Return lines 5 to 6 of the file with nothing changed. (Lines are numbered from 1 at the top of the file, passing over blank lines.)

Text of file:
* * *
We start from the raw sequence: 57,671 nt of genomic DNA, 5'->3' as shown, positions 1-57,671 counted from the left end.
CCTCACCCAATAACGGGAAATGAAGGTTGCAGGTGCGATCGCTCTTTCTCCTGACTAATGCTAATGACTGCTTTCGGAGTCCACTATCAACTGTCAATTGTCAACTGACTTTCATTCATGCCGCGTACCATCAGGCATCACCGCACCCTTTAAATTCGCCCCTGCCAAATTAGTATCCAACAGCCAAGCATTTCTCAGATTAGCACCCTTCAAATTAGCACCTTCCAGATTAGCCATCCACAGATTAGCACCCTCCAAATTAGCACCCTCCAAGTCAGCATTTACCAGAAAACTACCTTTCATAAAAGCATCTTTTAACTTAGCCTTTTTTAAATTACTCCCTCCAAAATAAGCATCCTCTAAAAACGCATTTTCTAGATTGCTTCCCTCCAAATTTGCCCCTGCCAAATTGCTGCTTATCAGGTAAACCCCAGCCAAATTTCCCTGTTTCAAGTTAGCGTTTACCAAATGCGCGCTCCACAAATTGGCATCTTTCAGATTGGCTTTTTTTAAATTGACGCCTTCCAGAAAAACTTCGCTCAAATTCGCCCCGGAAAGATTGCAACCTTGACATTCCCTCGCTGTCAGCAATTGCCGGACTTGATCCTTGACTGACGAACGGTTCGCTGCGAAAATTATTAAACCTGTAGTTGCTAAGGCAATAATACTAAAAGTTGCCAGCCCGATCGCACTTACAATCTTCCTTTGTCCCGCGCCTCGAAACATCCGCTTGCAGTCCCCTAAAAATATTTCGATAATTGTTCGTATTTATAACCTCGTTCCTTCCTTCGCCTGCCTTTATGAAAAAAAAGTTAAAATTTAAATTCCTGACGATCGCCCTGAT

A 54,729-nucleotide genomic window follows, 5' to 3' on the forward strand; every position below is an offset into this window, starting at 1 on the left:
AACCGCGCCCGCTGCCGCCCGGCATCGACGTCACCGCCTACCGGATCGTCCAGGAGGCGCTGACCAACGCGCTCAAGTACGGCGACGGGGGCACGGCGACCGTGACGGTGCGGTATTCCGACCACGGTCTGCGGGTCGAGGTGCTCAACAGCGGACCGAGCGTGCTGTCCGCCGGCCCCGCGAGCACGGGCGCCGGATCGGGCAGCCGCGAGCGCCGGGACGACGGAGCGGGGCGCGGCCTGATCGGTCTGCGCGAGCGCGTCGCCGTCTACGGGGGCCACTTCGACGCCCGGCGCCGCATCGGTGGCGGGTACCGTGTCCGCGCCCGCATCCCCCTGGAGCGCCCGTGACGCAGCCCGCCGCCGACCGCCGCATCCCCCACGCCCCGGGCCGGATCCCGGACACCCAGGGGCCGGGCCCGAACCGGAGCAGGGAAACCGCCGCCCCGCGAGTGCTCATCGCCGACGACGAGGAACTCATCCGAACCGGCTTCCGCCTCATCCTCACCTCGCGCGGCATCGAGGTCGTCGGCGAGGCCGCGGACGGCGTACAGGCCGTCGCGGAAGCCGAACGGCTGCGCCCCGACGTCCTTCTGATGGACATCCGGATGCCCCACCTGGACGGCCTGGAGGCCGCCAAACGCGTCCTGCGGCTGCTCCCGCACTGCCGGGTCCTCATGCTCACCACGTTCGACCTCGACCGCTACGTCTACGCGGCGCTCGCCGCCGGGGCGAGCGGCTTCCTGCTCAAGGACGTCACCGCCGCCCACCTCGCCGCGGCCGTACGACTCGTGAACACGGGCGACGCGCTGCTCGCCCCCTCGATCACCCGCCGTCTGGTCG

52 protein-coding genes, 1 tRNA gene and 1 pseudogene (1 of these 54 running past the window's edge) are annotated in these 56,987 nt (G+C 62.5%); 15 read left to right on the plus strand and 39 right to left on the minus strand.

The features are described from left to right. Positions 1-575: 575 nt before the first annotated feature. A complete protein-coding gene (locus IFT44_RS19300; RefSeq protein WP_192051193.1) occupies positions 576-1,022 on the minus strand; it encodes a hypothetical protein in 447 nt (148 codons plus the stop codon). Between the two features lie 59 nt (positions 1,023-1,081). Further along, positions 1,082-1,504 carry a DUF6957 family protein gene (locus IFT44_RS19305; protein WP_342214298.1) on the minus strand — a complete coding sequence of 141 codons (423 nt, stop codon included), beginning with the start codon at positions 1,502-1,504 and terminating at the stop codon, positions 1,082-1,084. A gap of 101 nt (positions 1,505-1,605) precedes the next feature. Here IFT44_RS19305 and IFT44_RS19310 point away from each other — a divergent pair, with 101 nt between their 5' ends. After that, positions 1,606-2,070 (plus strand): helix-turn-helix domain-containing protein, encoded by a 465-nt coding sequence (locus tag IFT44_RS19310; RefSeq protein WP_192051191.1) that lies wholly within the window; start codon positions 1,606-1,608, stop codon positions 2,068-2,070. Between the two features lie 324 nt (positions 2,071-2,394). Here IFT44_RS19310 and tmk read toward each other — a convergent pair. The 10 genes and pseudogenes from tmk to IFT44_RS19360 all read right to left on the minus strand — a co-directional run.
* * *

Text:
52 protein-coding genes, 1 tRNA gene and 1 pseudogene (1 of these 54 running past the window's edge) are annotated in these 56,987 nt (G+C 62.5%); 15 read left to right on the plus strand and 39 right to left on the minus strand.

The features are described from left to right. Positions 1-575: 575 nt before the first annotated feature. A complete protein-coding gene (locus IFT44_RS19300; RefSeq protein WP_192051193.1) occupies positions 576-1,022 on the minus strand; it encodes a hypothetical protein in 447 nt (148 codons plus the stop codon). Between the two features lie 59 nt (positions 1,023-1,081). Further along, positions 1,082-1,504 carry a DUF6957 family protein gene (locus IFT44_RS19305; protein WP_342214298.1) on the minus strand — a complete coding sequence of 141 codons (423 nt, stop codon included), beginning with the start codon at positions 1,502-1,504 and terminating at the stop codon, positions 1,082-1,084. A gap of 101 nt (positions 1,505-1,605) precedes the next feature. Here IFT44_RS19305 and IFT44_RS19310 point away from each other — a divergent pair, with 101 nt between their 5' ends. After that, positions 1,606-2,070 (plus strand): helix-turn-helix domain-containing protein, encoded by a 465-nt coding sequence (locus tag IFT44_RS19310; RefSeq protein WP_192051191.1) that lies wholly within the window; start codon positions 1,606-1,608, stop codon positions 2,068-2,070. Between the two features lie 324 nt (positions 2,071-2,394). Here IFT44_RS19310 and tmk read toward each other — a convergent pair. The 10 genes and pseudogenes from tmk to IFT44_RS19360 all read right to left on the minus strand — a co-directional run.